Critically, the costs of such initiatives often exceed the visible, with hidden expenditures adding to the tally. Co-mingling of resources, such as staff time and the utilization of essential services like police and fire departments, add layers of indirect costs that go unaccounted for. These expenses also draw resources away from areas where they may be more urgently needed.
It is noteworthy that the City’s Management Services Department, composed of Employment Services, Employee Services, Labor Relations, and Workers’ Compensation & Safety, doesn’t allocate their expenses to these non-essential projects. It leads one to wonder, what is the real cost of these ventures?
The thrust of this argument isn’t to belittle the City’s efforts, but rather to question the wisdom and efficacy of using public resources in such a manner. We must ask whether cities should be investing taxpayer money in areas where the private sector is well-equipped to function, particularly when these expenses may come at the cost of essential services.
The transition to a greener future is necessary and laudable, but it must be carried out thoughtfully and responsibly. It is not enough to pursue environmentally friendly initiatives; they must also be fiscally sustainable and accountable. As we strive for a greener future, let us also ensure the path we tread is transparent, fiscally responsible, and doesn’t encroach on the competencies of the private sector.
Amendments and Amplifications:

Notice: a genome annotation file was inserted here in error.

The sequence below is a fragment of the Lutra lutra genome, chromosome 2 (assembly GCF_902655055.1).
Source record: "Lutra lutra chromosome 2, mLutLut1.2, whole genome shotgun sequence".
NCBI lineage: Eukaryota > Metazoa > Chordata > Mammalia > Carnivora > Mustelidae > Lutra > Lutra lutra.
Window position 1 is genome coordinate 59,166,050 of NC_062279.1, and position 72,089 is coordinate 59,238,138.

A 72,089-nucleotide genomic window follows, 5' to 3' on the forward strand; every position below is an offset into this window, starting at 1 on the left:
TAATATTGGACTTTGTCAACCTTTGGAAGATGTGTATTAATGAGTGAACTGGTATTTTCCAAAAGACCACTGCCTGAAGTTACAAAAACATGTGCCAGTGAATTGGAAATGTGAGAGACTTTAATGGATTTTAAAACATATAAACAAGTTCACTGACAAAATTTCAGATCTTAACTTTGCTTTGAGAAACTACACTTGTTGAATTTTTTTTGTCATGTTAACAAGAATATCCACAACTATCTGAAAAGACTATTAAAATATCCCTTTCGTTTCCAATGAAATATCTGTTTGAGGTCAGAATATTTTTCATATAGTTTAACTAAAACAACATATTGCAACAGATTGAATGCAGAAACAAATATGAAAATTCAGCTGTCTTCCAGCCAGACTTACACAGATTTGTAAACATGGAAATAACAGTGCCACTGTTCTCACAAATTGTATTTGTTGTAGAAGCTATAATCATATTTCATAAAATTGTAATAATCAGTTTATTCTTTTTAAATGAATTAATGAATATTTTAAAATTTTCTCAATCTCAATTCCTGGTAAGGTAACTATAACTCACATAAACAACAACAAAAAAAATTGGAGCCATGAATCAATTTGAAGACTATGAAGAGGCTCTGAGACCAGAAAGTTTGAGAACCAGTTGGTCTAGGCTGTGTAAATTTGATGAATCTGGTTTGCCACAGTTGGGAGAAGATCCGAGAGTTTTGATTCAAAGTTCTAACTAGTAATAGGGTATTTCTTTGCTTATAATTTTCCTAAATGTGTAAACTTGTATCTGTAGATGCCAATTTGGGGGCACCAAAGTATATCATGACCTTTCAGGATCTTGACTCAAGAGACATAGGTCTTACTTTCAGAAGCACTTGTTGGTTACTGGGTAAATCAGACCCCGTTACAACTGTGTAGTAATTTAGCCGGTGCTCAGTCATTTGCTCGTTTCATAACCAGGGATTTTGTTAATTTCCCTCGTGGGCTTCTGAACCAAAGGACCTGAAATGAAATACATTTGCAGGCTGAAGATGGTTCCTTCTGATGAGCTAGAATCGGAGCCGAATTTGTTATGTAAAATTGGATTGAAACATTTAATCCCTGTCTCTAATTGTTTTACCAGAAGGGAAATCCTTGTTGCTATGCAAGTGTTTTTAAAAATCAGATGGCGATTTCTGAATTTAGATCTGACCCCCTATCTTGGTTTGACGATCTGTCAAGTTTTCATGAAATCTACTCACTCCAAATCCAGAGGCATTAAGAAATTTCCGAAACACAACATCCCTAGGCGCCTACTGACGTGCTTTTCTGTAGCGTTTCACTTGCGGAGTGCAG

The position of Burbank Water and Power and the Uprise response to that position is below:
It is important to point out that BWP does not use taxpayer or ratepayer dollars to install or maintain BWP EV charging infrastructure. Instead, since 2014, BWP has judiciously taken advantage of a statewide program called the Low Carbon Fuel Standard (LCFS), which is a key part of a comprehensive set of programs in California to reduce emissions from the transportation sector, including the Cap and Trade Program. LCFS allows BWP to earn credits based on the electricity BWP sells to charge electric vehicles. Those credits are sold on a market to entities that need to buy LCFS credits to help them comply with their carbon intensity reduction goals.
As of today, BWP has about $3 million in LCFS funding which is set aside to fund new EV Charging infrastructure, maintain existing infrastructure, and provide rebates for customers.
All of BWP’s finances (and the rest of the city’s finances) are a matter of public record. Because we are a non profit, we do not have profit/loss statements. We do provide income statements and balance sheets. ONEBurbank is fully funded by the businesses that use that service and the revenue is used to help keep electric rates lower – among the lowest in the region.